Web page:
Mexico’s federal transparency body said on Tuesday it had initiated proceedings to impose sanctions on the Mexican unit of Google Inc for possible breach of the country’s data protection law. The Federal Institute for Information Access and Data Protection (IFAI) said it had taken the step following a request from an unidentified person.
In a statement, the IFAI said it received the request in September 2014 after Google Mexico ignored the person’s wishes.
The institute noted that in December 2014 it had tried to make the company comply with the request. But that failed, it said, after the company argued that its parent Google Inc and not Google Mexico was responsible for the search engine.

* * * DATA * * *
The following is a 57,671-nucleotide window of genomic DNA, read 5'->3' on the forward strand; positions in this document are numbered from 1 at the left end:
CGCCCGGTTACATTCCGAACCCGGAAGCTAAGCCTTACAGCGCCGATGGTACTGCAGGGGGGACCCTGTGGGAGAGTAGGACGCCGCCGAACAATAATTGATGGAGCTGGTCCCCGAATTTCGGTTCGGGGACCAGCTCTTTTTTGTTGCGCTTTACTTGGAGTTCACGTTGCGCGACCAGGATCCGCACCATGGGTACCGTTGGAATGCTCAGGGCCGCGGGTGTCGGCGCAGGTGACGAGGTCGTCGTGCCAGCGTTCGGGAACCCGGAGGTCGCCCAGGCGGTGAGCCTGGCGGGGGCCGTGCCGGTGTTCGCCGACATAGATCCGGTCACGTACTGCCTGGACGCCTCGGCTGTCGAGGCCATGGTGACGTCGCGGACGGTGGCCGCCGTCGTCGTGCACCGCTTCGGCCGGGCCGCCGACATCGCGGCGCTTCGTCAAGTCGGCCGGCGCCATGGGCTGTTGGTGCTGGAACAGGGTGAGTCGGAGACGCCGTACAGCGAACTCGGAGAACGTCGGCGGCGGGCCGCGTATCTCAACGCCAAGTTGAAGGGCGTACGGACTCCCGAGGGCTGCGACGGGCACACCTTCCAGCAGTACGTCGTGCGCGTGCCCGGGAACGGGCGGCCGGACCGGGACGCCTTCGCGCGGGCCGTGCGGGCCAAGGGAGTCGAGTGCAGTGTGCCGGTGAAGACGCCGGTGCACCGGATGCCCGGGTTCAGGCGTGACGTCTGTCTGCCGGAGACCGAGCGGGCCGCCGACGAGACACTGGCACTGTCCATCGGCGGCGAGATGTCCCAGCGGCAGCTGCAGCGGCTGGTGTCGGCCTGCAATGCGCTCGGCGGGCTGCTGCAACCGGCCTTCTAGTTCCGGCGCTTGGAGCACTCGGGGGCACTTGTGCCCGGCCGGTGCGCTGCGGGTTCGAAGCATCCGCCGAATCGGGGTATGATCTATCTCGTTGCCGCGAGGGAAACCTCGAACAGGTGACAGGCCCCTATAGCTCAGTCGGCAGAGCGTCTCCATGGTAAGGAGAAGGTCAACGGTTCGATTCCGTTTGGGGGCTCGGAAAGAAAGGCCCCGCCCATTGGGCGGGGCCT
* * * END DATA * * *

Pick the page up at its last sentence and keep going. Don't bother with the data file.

The IFAI, which rejected that argument, did not provide details on the person who made the complaint, or what sanctions it was considering imposing on Google Mexico.
Google Mexico could not immediately be reached for comment.
According to Mexican law, the first sanctions applied to those in breach of data protection laws force them to comply with the government’s order. Failing that, they can face a series of fines of up to 22.4 million pesos ($1.53 million).
The Mexican case follows complaints by Internet users against Google over data protection in a number of countries.
In an effort to tighten privacy laws, European Union ministers in June agreed that companies based outside the bloc such as Google must meet Europe’s data protection rules.
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